Justice in Jasper offers little comfort; / Racist convicted: Guilty verdict won't guarantee an end to hate crimes and bigotry.


THE CASE against John William King was open and shut. The victim's blood was found on his sandals. A motive was as clear as the racist tattoos that adorn almost every inch of his torso.

The jury deliberated a little more than two hours Tuesday before finding King guilty in the June 7 murder of James Byrd Jr. The Jasper, Texas man was killed because he was in the wrong place at the wrong time. But mostly, as a black man, he was killed because he was the wrong color.

Three white men who said they were giving Mr. Byrd a ride home beat him, chained him to their truck, and dragged him until his head was ripped off. It was one of this nation's most heinous racial crimes since lynchings went out of style.

King's conviction suggests similar verdicts in the upcoming trials of his two co-defendants. This should be comforting. But their crime is unlikely to be the last of such despicable acts.

Mr. Byrd's death and last October's slaying of Matthew Shepard -- a gay University of Wyoming freshman who was savagely beaten -- were merely the extremes among the thousands of hate crimes committed each year.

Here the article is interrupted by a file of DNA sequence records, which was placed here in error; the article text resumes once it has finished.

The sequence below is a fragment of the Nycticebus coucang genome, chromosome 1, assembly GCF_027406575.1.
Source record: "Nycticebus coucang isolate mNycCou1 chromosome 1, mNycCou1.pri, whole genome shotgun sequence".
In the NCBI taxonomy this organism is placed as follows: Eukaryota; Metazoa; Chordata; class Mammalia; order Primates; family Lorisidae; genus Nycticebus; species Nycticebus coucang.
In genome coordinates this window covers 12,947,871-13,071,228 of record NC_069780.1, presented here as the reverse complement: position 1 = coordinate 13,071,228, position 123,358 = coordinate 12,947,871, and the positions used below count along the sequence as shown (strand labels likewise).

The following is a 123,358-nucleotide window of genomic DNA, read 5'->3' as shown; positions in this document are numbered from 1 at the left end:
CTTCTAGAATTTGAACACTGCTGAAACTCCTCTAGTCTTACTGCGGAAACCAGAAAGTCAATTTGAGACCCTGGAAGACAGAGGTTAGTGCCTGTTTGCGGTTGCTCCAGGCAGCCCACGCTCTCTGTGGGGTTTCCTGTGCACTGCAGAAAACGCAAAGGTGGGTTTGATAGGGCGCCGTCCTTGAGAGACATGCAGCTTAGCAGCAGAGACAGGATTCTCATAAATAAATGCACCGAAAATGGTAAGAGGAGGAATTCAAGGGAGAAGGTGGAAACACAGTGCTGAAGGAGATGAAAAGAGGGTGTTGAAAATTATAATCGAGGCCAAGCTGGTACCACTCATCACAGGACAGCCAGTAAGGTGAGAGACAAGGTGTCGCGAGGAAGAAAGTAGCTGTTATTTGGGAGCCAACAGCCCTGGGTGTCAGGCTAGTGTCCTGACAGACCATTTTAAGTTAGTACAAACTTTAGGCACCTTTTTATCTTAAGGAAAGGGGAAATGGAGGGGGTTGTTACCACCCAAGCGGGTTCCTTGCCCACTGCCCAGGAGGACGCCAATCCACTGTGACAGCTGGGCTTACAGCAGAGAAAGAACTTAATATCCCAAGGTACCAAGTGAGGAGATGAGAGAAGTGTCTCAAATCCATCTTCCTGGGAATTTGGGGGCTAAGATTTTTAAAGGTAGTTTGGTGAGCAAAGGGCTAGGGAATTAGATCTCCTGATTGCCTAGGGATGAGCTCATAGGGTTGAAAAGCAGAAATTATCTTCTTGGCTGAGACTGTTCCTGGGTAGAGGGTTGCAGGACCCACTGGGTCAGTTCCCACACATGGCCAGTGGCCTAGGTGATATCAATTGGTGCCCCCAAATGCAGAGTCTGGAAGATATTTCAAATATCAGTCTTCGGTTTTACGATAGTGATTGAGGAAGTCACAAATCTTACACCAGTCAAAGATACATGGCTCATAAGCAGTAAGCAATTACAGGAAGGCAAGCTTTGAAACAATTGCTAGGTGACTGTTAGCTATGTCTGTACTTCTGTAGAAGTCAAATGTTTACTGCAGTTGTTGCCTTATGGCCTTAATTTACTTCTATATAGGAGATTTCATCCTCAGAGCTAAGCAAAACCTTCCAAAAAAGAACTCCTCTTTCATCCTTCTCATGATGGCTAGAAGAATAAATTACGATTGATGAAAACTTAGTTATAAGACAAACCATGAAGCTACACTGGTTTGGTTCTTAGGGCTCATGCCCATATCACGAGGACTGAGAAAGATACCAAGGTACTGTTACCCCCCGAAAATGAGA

For every King who is convicted, hundreds get away with lesser crimes. They slash the tires of interracial couples. They put trash on the lawns of Jews.

Like King, some are members of the 537 hate groups identified by the Southern Poverty Law Center, an Alabama-based civil rights organization. Many log on to the more than 250 white-supremacist computer Web sites. Most keep their racism to themselves.

With King's conviction, some civil rights leaders say it's time to strengthen hate-crime laws. Perhaps some misdemeanors should be made felonies. But there are already adequate laws for murder.

New laws won't stop racial hatred. To do that requires teaching tolerance, the slogan of the Southern Poverty Law Center. That nonprofit group has developed a curriculum being used in 7,000 schools to help young people appreciate their differences.

Reaching children before they grow up to hate is the most promising way to stop hate crimes. That lesson was obvious 36 years ago when four little black girls died in a Birmingham, Ala., church bombing set by racists. The lesson is just as clear today.

Pub Date: 2/25/99

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